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10 Eye-Opening Books Steve Jobs Would Have Recommended

10 Eye-Opening Books Steve Jobs Would Have Recommended

It’s been said again and again that Steve Jobs was a visionary, but it wasn’t because he focused only on growing Apple and designing the iPhone. How did he think the way he did? Surely he learned from someone.

He read books that focused on more than just technology and business. As you’ll see below, in addition to those subjects, his reading list included topics like meditation and a vegetarian diet. Most importantly, the books that Steve Jobs read shared one main characteristic: they were about an individual overcoming obstacles to transform the world. This is exactly what he did with Apple.

Here are 10 eye-opening books that influenced Steve Jobs.

1. 1984, George Orwell

1984

    Imagine what life would be like if you had no control over anything in your world. This is a story about one man’s fight against an oppressive, all-controlling state. It makes the reader contemplate aspects of society that are controlling them, and question the control they have over their own thoughts and actions.

    It’s inarguable that Steve Jobs was influenced by this book. The first advertisement which introduced the Apple Macintosh depicted the world as oppressed and dominated by IBM, and Apple was the only alternative able to disrupt the conformist status quo.

    2. The Innovator’s Dilemma by Clayton M. Christensen

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    innovators dilemma

      In The Innovator’s Dilemma, Christensen discusses the that idea that successful companies may fail to adopt new technology or business models that would help their customers’ future needs as a result of focusing too much on their customers’ current needs. As we work to achieve our goals or grow our businesses we have to focus on our short-term goals, but at the same time avoid getting stuck with a short-term outlook. We have to consider what our end goal is and make sure our current goals fit with that vision.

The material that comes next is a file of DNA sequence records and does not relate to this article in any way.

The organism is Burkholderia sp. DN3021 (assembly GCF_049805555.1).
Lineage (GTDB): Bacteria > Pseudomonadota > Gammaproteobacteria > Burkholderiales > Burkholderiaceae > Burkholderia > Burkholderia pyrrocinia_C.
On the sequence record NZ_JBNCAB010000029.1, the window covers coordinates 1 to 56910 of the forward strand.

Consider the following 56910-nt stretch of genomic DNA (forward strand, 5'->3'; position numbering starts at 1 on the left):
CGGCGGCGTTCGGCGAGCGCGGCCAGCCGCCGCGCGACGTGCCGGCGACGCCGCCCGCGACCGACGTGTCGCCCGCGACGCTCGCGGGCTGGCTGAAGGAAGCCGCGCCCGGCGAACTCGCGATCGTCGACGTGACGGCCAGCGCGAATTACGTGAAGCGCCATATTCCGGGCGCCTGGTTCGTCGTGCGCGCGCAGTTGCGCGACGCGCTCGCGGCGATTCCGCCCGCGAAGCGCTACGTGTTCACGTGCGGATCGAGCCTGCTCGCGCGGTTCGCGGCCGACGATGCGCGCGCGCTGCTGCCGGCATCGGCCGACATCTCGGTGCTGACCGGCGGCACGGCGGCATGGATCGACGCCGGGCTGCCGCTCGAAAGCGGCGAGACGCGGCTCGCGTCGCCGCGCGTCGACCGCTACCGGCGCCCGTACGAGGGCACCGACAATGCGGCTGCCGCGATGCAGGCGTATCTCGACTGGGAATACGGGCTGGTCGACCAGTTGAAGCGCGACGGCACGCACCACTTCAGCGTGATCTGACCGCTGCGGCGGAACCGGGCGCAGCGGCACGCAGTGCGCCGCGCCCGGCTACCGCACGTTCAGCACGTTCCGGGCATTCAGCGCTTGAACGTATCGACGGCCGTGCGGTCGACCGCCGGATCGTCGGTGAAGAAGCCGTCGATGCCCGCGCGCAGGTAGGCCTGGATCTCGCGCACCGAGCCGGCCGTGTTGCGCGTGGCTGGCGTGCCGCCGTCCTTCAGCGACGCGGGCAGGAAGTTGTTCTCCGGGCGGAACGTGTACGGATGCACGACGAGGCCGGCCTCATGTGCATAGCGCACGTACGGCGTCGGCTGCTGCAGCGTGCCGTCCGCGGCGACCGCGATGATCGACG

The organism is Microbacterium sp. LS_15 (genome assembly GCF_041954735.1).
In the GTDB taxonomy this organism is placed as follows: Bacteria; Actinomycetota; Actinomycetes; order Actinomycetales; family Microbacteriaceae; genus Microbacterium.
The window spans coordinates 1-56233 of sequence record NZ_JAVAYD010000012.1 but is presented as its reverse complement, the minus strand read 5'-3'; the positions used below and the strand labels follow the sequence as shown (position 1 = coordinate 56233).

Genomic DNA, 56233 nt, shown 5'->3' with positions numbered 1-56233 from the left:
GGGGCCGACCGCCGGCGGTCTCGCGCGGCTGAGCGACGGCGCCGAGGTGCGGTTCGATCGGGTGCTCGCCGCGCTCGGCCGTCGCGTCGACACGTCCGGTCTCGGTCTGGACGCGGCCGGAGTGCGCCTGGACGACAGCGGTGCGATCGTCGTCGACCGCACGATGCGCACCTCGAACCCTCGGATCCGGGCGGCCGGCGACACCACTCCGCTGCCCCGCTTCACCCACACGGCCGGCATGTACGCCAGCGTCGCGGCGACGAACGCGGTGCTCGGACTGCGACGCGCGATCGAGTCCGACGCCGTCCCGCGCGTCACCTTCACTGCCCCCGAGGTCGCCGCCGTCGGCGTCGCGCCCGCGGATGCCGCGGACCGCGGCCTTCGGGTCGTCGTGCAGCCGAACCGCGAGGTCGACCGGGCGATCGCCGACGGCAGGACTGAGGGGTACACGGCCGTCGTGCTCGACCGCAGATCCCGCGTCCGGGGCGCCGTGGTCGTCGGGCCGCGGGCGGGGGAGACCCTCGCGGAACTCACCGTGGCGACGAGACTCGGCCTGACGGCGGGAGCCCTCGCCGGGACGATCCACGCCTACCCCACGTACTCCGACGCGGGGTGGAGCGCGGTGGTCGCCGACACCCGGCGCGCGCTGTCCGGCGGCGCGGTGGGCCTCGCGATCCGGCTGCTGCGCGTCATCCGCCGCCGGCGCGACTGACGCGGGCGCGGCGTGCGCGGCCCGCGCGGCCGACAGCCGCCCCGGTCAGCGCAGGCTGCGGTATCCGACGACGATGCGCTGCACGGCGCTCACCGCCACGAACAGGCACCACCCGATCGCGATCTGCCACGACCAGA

Apple often looked past it’s current technology and continued to change its own technology. Take the iPhone for example, which has all the features of an iPod and more- making iPods obsolete.

      3. Zen Mind, Beginner’s Mind by Shunryu Suzuki

      zen mind beginners mind

        Meditation has been proven to improve mental health and reduce stress. In today’s fast-paced, hectic world, it’s important to have moments to yourself. If you’re looking to get a start in meditation, this is the go-to book. It’s a compilation of talks given by Suzuki, providing a concise introduction to Zen meditation. It also discusses the topics of selflessness and mindfulness.

        Steve Jobs often used the methods found in this book to center himself during difficult moments in his career. He was such an avid practitioner that he considered going to Japan to continue his practice, but was advised against it.

        4. Autobiography of a Yogi by Paramahansa Yogananda

        autobiography of a yogi

          This book gives us a look into the life of Paramahansa Yogananda. He shares his encounters with spiritual figures of the East and West and his journey from childhood to becoming a monk. Through sharing his experiences, he attempts to explain the spiritual laws of everyday occurrences.